Since its founding in 1997, Allied Reliability has built an extensive database of machinery, mechanical components, and sensors. For an ANSI centrifugal pump, each one of its maintainable parts—including the shaft, housing, propeller, and bearings—has a discrete number of engineered failure modes. It's possible to map each one of those failure modes to every test, measurement, and inspection that can be performed. This not only determines the types of sensors that can be used to monitor the performance of the equipment, but can also be used to identify potential problems.
Bad data and good data on the edge
According to Allied Reliability, many industrial sensors fall short when it comes to delivering accurate measurements. This is an issue even with well-known brands making big claims about accuracy and performance.
HPE's Nease concurs: "One example I saw involved a sensor that yielded the exact same vibration pattern when it was dropped from two meters high versus when it was dropped just one inch onto a desktop. That's a problem."
Nease adds that the mechanical aspects of how sensors are designed and packaged can cause data readings to be drastically off. "If you don't test that you've got accurate data, you're frequently going to take action that's worse than doing nothing," he warns.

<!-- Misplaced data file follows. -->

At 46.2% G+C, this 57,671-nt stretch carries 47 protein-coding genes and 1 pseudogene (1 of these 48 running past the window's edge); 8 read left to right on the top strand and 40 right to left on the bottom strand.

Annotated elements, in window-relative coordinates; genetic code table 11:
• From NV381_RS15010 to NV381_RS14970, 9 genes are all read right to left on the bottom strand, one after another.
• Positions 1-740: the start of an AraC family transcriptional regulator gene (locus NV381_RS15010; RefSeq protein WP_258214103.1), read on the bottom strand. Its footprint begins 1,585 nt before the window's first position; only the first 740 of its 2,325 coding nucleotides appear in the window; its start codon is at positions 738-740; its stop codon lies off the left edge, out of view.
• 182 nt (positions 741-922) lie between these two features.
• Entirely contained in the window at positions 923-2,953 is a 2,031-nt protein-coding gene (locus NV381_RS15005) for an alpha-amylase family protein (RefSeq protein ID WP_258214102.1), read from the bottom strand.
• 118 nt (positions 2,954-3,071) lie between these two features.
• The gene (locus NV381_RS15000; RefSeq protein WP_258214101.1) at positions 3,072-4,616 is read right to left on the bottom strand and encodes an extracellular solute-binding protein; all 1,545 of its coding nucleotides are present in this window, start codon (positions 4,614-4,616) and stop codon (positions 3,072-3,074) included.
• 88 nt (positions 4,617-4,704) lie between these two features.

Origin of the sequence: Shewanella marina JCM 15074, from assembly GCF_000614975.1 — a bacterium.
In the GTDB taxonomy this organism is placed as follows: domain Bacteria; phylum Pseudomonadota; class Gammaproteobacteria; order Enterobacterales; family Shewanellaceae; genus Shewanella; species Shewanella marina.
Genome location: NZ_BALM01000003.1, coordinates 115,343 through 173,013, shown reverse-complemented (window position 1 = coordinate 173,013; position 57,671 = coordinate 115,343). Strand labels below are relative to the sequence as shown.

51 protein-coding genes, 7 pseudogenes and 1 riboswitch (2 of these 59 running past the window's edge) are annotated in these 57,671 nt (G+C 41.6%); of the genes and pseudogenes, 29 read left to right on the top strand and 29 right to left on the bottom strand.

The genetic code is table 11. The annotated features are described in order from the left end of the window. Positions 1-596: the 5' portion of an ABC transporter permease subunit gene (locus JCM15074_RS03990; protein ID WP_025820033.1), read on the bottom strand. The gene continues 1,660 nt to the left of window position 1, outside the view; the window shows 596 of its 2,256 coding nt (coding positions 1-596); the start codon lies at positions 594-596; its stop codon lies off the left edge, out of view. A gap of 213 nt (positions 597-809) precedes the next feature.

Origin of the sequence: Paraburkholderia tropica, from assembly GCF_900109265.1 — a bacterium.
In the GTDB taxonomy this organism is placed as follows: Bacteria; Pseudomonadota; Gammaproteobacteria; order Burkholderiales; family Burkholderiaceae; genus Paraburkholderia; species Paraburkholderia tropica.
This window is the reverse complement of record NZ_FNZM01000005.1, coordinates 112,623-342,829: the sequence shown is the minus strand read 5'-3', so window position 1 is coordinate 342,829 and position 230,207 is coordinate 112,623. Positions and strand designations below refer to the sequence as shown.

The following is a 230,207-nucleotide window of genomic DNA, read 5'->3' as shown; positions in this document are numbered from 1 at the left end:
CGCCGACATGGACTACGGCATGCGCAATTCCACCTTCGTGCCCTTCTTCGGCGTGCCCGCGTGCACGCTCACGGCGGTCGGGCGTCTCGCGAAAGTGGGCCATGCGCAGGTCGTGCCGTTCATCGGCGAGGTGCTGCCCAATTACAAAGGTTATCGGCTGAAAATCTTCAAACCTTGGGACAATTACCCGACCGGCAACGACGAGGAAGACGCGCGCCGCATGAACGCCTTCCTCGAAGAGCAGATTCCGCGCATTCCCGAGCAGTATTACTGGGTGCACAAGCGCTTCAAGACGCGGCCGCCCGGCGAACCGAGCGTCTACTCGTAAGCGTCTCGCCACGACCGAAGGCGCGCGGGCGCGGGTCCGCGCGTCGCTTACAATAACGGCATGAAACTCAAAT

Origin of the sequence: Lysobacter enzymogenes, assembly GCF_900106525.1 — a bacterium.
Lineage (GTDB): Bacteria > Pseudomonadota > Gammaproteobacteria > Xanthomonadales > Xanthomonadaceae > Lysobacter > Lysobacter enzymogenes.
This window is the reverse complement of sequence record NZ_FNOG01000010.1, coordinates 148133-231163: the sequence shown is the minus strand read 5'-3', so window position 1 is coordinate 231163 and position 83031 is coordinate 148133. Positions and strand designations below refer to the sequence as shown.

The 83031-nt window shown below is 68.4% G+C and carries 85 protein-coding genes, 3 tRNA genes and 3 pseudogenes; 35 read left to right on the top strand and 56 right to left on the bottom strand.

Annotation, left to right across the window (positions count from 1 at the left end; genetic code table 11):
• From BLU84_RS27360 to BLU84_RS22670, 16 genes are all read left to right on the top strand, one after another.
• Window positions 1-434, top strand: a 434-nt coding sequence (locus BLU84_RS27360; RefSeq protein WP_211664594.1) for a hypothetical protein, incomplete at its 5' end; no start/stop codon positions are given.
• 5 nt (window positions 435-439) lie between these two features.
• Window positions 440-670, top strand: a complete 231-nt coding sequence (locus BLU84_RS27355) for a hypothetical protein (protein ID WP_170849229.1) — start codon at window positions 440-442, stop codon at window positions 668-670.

Another issue relates to trust and security, which are obvious concerns for consumer IoT or privacy-sensitive businesses such as healthcare. But even managers at a factory, power plant, or transportation fleet business need to know that the data is "pure," says Leo McHugh, vice president of marketing and customer experience at Analog Devices.
"A trusted sensor is probably the No. 1 thing in terms of being a good sensor," McHugh says, reflecting on his interactions with customers as an engineer and technology leader for more than 25 years. "You have to feel that nobody has tampered with or interfered with the data, and also that it is repeatable and accurate."
He adds that the trust question has an additional dimension when it comes to the sheer volume of data now being gathered by sensors. IDC forecasts that data created by connected IoT devices will experience a compound annual growth rate of 28.7 percent over the next five years, creating 79.4 zettabytes of data by the year 2025.
Chris Ryan, director of ecosystems and digital transformation at Analog Devices, points to the importance of edge processing in maintaining high levels of trust, with additional benefits including reduced latency.